Page updated 31st October 2009
The uprights of the open sided Transit Shed on the quay were cast by Bodley & Co at the Old Quay Foundry in Commercial Road in 1820. With a timber and slate roof, it was constructed to protect the cargo that was offloaded from the ships docked at the Quay. In 1838, Bodley's were again employed, this time, to cast the King's Beam, an elevated beam that was used to weigh goods for assessing duty, and which was placed inside the shed.
At the northern end of the open shed is a brick building that has been the home of the Exeter Antiques Centre and café since 1986. It was built in 1878, after pressure from the wine merchant and city councillor, Samuel Jones, who had constructed his warehouse in Commercial Road, as an enclosed transit shed. The City Council constructed a second building by the store, to enlarge the facility and for many years, until the late 1970s, it was the Exeter City Council Fish Market, and Public Weighbridge, when the extension was demolished. The building was also a store for William Hibberd & Co, wholesale grocers of Queen Street, early in the last century, and their faded name can still be seen painted on the bricks.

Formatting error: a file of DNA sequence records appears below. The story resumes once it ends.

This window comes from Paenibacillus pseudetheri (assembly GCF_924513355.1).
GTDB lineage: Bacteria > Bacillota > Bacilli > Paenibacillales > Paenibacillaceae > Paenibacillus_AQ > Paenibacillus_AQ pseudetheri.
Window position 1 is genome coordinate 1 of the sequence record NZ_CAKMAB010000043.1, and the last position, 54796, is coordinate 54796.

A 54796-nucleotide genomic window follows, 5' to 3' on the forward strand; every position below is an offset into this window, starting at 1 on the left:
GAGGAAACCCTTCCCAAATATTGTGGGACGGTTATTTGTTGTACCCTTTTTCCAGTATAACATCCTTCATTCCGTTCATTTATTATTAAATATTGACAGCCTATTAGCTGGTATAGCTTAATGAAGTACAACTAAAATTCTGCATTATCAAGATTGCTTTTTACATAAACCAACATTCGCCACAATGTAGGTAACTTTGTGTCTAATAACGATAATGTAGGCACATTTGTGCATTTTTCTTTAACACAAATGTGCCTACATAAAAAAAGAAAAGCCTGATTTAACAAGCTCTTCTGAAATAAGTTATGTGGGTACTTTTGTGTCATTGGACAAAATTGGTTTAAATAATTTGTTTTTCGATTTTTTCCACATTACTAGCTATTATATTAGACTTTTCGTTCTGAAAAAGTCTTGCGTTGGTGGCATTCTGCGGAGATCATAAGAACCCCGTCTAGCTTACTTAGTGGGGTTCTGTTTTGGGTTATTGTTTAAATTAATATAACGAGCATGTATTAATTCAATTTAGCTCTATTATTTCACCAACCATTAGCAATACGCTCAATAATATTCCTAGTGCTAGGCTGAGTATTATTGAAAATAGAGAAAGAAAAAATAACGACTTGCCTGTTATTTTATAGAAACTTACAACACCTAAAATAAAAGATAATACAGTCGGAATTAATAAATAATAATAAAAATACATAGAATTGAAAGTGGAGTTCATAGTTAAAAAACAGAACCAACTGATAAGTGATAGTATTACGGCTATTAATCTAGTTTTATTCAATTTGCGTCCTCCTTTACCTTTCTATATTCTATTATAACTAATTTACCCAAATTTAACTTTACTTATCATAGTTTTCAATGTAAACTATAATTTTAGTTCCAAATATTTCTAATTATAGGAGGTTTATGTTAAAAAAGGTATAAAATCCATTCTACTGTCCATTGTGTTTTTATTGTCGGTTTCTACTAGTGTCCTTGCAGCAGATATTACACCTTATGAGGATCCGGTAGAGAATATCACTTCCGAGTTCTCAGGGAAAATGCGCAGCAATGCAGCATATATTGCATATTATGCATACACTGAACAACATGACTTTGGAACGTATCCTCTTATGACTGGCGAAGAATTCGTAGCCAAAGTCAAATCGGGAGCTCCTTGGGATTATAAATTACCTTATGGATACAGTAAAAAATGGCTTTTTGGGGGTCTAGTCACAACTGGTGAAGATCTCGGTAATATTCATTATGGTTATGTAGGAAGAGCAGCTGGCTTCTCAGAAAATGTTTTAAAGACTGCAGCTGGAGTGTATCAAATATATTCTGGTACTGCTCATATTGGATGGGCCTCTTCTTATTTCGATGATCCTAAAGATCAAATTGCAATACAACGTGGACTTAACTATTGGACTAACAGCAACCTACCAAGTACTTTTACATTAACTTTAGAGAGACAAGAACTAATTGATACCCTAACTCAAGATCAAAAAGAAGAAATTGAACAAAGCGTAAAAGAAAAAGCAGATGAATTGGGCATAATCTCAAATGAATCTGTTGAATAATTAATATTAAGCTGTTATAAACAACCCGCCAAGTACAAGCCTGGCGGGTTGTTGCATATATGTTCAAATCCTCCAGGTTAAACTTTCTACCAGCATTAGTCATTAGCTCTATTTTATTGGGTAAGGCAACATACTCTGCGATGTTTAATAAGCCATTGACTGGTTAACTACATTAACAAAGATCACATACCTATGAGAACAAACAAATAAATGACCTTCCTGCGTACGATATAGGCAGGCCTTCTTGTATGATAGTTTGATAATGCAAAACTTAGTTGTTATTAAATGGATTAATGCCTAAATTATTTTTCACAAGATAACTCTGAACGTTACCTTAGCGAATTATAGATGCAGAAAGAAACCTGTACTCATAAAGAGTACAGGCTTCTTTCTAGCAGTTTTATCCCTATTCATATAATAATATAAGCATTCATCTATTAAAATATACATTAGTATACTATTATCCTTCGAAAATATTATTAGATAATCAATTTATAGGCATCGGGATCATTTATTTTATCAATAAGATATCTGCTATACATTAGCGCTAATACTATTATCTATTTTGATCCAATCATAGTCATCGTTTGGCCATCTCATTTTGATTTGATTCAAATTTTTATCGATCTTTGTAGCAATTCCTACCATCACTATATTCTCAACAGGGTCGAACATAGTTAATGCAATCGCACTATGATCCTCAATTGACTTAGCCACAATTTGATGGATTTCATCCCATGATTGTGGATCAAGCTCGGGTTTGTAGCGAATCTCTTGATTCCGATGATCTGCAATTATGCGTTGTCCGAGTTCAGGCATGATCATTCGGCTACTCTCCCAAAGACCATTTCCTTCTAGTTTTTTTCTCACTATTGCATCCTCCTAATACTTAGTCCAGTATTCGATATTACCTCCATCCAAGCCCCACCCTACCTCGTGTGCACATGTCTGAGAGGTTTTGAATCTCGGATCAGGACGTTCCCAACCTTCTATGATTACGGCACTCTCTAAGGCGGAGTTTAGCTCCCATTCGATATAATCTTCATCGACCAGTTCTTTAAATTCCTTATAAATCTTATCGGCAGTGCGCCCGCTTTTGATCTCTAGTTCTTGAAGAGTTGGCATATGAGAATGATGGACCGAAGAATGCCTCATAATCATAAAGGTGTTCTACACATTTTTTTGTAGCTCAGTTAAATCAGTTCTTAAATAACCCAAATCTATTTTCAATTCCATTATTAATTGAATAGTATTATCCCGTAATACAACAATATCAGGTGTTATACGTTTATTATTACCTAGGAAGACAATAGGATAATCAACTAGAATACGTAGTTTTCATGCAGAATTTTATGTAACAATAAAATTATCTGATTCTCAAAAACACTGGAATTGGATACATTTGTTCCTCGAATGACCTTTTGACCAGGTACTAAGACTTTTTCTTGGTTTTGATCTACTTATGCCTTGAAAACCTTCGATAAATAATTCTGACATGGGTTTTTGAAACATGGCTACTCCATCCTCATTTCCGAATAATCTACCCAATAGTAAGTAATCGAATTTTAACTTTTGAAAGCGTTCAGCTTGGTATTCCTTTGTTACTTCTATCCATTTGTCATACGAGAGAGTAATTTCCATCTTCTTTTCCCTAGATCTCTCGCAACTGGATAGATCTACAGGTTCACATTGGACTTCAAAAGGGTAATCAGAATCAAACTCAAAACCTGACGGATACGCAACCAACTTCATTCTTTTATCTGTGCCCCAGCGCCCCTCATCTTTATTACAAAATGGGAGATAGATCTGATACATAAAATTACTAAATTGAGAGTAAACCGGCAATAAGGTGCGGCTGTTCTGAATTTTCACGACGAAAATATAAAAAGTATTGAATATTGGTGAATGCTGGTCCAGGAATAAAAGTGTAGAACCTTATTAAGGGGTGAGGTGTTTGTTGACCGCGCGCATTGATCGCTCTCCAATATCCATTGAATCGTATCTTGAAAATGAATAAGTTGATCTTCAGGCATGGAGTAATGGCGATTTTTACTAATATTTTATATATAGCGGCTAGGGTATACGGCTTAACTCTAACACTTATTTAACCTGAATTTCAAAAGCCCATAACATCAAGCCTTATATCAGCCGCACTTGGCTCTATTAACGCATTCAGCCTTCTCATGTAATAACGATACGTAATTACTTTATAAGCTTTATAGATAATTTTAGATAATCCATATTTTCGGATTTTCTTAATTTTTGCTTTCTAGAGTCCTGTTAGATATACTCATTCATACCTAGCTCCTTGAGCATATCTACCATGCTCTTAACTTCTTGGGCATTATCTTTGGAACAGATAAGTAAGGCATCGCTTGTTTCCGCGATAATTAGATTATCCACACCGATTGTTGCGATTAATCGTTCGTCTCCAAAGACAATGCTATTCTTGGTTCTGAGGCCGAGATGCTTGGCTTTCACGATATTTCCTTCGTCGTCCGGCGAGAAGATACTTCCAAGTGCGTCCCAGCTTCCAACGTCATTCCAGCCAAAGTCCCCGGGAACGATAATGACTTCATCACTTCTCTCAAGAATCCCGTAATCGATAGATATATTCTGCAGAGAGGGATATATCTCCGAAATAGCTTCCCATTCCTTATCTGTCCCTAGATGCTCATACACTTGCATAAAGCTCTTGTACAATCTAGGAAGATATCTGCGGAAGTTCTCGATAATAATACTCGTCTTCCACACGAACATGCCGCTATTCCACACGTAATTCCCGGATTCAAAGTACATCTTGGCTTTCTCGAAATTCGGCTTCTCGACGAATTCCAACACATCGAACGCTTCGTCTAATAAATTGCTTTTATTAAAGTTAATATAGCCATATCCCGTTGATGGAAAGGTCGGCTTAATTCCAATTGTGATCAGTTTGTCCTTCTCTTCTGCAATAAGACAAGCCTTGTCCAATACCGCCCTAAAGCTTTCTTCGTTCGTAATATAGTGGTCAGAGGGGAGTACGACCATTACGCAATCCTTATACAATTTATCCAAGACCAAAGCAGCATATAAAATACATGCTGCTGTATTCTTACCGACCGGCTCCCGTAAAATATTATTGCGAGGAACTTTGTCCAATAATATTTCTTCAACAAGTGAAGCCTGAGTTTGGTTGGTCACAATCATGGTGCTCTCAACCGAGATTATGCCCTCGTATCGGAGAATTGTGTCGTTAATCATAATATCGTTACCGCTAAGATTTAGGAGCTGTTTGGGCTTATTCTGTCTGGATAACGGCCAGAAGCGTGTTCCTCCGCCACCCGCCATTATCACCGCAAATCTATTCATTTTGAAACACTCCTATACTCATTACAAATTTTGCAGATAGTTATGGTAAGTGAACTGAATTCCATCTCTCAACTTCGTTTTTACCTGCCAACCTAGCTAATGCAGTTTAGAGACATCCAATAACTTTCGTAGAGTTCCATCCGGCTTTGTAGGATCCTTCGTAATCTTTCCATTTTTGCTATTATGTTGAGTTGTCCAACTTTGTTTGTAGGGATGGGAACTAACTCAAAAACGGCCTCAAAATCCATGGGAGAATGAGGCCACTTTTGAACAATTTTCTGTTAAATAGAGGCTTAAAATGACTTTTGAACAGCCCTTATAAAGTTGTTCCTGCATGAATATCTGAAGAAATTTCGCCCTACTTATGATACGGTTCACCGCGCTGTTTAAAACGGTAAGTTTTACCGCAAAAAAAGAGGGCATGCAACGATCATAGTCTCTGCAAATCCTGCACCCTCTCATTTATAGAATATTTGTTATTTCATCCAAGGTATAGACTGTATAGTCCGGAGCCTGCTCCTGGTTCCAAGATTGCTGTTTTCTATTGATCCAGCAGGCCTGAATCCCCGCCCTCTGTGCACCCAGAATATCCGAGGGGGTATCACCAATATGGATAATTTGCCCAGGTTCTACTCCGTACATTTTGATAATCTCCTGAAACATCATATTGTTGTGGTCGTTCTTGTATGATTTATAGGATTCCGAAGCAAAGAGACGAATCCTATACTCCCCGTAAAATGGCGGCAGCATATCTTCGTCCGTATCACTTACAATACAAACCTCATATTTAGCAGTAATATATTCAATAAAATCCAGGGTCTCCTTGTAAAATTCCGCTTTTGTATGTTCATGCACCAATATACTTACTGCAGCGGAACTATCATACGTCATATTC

The Transit Shed was the home of the Bedford lifeboat that was given to the Maritime Museum by the Tyne Lifeboat Society – when it was in use it needed twelve men to row it. The lifeboat has gone, along with the museum, but the Transit Shed is still used during summer weekends for jazz and pop groups, while the audience enjoy a drink in the Prospect Inn, close by.
The Transit Shed on the Quay.
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